CISOs Connect recently named McIntire instructor and alumnus Christopher Porter to its inaugural list honoring the preeminent security leaders across the United States.
The knowledge-sharing membership community exclusively for chief information security officers chose Porter for his contributions as CISO with leading mortgage financing company Fannie Mae, where he has worked for nearly seven years and served in the role since 2016. The recognition commends CISOs representing various industries for their leadership and for sharing their expertise to help protect organizations across the world.
Porter says that there are many cumulative reasons for being named to the list of Top 100 CISOs—beginning with his “professional, collaborative, and innovative” colleagues at Fannie Mae.
“I don’t think you can win awards like this unless you have a great team behind you,” he says. “Another reason is around continuous learning, as well as giving back to the community of CISOs,” Porter says, noting the importance of mentoring, educating, and sharing knowledge to develop talent in the cybersecurity industry.
He also credits his strong connection to the venture capital community. “I’m always looking to learn about innovative, emerging technology that can help enable businesses and reduce cybersecurity risk.”
Outwitting Bad Guys and Bugs
Of the many challenges that come with his position, Porter says that two stand out.
He references a speech about the asymmetry of cybersecurity given a few years ago by Dan Geer, whom he calls “one of the wisest men in cybersecurity.” Because of the dynamic nature of the cyber landscape, Porter believes that every day offers the potential for creating a new wrinkle that’s capable of changing how his company’s security program is managed.
“Defenders need to protect against all attacks ever identified, all current attacks, as well as all future attacks that are yet unknown. And the bad guys need to be only right once,” he says.
The second major challenge he routinely faces concerns the deep knowledge necessary for properly managing the operational complexities of technology systems within an organization. Questions around prioritizing and sequencing cybersecurity work, as well as skilled approaches to fixing issues in IT systems without breaking them, “require a lot of collaboration with the technology partners in an organization, and it’s a lot harder than people think!”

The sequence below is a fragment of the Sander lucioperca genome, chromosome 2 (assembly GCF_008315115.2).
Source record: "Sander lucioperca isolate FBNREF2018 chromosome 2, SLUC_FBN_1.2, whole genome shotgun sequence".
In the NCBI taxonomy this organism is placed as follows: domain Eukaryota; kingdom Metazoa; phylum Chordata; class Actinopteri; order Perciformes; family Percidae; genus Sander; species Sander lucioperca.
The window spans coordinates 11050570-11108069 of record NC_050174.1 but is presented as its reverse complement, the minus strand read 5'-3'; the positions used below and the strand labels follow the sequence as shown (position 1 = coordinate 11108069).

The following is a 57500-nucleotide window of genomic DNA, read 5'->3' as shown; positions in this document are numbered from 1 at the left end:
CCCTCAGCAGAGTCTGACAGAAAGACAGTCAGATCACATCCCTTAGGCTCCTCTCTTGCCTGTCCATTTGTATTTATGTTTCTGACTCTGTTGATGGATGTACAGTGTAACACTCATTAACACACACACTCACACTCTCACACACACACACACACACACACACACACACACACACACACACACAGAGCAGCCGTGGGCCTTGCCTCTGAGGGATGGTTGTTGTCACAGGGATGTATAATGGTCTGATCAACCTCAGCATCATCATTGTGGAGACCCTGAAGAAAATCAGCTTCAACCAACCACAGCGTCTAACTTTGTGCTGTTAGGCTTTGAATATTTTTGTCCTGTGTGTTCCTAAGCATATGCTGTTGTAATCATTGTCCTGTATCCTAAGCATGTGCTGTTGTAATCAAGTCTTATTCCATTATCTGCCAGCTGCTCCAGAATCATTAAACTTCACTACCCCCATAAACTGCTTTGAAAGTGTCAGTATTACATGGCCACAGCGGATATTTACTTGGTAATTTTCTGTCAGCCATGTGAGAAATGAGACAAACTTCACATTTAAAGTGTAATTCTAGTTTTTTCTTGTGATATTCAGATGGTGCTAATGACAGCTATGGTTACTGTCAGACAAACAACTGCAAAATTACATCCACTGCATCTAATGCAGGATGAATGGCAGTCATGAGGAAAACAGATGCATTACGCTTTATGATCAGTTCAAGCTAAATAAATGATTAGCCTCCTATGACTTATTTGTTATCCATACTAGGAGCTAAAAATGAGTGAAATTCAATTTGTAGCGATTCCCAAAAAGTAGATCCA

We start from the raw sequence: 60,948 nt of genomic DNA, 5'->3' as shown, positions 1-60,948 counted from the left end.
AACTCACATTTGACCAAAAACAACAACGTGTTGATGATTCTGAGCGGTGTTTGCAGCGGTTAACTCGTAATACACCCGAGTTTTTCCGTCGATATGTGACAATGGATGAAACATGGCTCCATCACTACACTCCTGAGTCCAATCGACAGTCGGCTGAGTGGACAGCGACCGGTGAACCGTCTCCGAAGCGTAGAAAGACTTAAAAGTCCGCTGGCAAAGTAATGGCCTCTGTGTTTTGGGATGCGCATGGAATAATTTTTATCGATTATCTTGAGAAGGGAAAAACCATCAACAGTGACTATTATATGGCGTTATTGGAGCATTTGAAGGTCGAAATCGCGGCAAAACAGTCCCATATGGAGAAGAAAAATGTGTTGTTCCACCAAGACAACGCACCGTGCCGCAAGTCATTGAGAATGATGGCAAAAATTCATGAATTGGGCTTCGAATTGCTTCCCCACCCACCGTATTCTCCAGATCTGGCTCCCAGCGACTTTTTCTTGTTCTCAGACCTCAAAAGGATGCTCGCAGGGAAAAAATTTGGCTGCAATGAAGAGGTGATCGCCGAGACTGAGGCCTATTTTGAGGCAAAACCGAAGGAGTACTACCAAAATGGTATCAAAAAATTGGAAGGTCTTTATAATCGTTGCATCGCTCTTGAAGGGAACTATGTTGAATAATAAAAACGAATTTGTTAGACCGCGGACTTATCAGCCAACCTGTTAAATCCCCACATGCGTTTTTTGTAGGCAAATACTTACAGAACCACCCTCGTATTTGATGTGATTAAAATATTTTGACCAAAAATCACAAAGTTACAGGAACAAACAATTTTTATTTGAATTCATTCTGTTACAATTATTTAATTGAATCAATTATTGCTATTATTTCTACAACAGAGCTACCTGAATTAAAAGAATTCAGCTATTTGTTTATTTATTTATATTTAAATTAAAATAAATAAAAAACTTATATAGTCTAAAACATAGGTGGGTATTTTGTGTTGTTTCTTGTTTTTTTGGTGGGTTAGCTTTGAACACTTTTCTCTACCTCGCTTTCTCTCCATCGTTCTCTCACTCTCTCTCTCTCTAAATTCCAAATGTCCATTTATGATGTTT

Paying Dividends and Paying It Forward
As a McIntire M.S. in MIT alumnus, Porter is adamant about the positive impact the graduate program had on his professional life, ultimately informing his responsibilities with Fannie Mae.
“The program was one of the best investments I’ve made in my career,” he says, explaining how understanding technology was relatively easy for him, having been raised around computers and having a natural knack for working with them.
But up to that point when he was in the Commerce School, he admits to having never taken a class in business or strategy. The M.S. in MIT Program changed all that.
“It was really eye opening for me. The program’s curriculum gave me a much different perspective on how to think about technology and cybersecurity, and how to incorporate and embed what we do regarding the company’s strategy and objectives,” he says. “Cybersecurity also needs to help enable the business to create value.”
Fittingly, the Top 100 CISO winner recognized for his leadership and giving back to his industry returned to McIntire as an instructor of the Cyber Risk module of the School’s 12-week Cybersecurity for Business Leaders Certificate program; it’s another avenue for him to pass along the knowledge he’s amassed throughout his successful career in the field.
“I get to leverage my experience as CISO about how to view cyber risk as another type of business risk—and how to assess it either qualitatively or quantitatively to make better decisions.”
But what Porter enjoys most about being an instructor is being part of the University community.
“I have a deep love for the University, and when the opportunity arose to be part of the learning community, I jumped at it. My fellow instructors are great to work with, and it’s nice being part of that team.”